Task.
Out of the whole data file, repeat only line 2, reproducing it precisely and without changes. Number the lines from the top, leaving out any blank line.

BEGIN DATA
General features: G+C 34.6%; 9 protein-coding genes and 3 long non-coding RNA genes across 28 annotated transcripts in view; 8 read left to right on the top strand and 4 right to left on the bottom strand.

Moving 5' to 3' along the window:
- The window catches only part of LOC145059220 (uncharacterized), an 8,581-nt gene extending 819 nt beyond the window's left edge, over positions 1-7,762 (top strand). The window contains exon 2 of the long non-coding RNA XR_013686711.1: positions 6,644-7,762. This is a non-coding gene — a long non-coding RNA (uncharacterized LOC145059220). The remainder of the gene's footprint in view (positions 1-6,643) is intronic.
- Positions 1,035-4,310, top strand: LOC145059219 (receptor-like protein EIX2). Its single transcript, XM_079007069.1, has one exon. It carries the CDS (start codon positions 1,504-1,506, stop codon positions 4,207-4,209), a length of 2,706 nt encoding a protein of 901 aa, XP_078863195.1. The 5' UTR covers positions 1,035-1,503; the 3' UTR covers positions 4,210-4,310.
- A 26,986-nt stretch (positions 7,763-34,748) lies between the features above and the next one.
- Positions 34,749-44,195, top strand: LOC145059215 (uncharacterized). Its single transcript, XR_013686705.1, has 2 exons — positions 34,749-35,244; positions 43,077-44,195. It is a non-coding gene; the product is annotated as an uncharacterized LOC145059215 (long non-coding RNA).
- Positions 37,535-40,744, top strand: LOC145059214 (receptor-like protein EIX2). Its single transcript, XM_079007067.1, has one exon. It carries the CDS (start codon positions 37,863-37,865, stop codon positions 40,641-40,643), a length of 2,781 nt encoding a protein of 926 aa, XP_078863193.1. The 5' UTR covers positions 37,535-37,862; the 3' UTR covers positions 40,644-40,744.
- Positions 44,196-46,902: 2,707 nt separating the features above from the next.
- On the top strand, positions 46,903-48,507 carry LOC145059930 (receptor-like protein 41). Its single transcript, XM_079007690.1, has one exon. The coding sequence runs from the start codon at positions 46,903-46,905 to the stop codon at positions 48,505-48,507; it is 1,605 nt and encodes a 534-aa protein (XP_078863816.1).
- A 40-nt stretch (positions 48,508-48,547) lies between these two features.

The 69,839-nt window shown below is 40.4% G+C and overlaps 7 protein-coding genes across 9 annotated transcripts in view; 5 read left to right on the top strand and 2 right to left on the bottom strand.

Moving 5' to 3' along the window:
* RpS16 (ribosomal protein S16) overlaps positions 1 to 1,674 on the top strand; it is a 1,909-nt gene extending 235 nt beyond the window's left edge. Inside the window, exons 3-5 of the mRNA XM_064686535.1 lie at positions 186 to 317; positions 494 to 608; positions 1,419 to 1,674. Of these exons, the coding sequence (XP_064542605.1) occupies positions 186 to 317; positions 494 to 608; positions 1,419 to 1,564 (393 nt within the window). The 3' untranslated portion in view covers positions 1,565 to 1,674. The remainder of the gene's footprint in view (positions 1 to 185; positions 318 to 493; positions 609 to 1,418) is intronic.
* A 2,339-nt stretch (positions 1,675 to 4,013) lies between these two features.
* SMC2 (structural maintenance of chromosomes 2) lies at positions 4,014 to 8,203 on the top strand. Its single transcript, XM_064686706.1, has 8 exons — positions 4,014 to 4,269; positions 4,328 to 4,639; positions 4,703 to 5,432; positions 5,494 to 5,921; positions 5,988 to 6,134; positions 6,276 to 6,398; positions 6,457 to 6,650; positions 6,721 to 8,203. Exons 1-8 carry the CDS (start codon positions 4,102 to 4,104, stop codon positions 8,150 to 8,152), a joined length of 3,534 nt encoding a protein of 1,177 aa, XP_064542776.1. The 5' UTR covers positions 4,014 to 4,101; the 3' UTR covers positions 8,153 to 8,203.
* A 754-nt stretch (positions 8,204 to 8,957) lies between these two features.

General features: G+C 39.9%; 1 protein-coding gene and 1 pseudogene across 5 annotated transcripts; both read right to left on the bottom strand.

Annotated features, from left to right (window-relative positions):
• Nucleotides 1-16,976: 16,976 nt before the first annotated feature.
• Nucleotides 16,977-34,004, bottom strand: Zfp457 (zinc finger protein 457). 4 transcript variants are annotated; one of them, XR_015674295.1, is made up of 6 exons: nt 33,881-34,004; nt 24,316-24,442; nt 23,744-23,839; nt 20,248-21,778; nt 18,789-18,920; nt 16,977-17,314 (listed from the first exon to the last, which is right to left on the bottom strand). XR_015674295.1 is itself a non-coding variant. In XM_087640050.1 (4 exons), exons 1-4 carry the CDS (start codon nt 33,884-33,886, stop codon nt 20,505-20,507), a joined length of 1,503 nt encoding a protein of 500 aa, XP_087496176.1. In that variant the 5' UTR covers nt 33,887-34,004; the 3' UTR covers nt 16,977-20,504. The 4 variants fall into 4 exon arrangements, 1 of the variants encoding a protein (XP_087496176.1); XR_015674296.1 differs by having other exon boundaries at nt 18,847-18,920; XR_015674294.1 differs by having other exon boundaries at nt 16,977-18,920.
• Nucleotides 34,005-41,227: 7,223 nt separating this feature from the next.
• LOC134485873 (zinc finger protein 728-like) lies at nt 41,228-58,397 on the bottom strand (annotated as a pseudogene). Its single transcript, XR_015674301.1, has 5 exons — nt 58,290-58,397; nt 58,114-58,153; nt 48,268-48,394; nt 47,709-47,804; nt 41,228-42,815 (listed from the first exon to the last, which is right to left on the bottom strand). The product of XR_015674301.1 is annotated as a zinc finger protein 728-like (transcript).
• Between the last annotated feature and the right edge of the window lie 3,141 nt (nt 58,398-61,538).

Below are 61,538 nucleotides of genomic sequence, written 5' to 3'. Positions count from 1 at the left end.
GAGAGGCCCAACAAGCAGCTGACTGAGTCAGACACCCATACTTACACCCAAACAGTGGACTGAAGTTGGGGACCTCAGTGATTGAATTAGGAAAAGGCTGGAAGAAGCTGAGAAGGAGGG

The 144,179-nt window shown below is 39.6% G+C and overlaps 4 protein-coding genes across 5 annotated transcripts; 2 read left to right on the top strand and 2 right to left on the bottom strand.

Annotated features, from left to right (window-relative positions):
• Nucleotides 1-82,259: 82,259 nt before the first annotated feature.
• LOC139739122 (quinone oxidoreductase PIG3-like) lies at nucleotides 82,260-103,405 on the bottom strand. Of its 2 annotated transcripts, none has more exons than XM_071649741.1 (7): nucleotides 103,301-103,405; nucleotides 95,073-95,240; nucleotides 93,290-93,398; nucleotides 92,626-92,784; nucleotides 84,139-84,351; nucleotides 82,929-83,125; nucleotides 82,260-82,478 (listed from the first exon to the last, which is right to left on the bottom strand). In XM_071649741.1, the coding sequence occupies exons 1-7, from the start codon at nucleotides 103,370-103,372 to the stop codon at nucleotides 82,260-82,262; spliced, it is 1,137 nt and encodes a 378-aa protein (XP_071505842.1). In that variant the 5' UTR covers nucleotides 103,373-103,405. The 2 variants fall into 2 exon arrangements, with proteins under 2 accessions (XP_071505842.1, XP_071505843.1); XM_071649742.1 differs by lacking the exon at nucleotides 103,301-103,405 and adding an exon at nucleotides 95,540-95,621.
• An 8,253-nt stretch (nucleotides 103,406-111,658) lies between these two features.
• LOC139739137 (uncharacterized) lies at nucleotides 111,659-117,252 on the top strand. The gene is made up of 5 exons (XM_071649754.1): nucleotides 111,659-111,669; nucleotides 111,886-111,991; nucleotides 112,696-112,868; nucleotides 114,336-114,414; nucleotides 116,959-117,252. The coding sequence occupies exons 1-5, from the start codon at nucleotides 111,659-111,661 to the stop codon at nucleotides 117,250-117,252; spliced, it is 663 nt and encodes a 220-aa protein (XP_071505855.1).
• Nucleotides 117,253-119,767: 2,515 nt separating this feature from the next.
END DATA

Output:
Moving 5' to 3' along the window: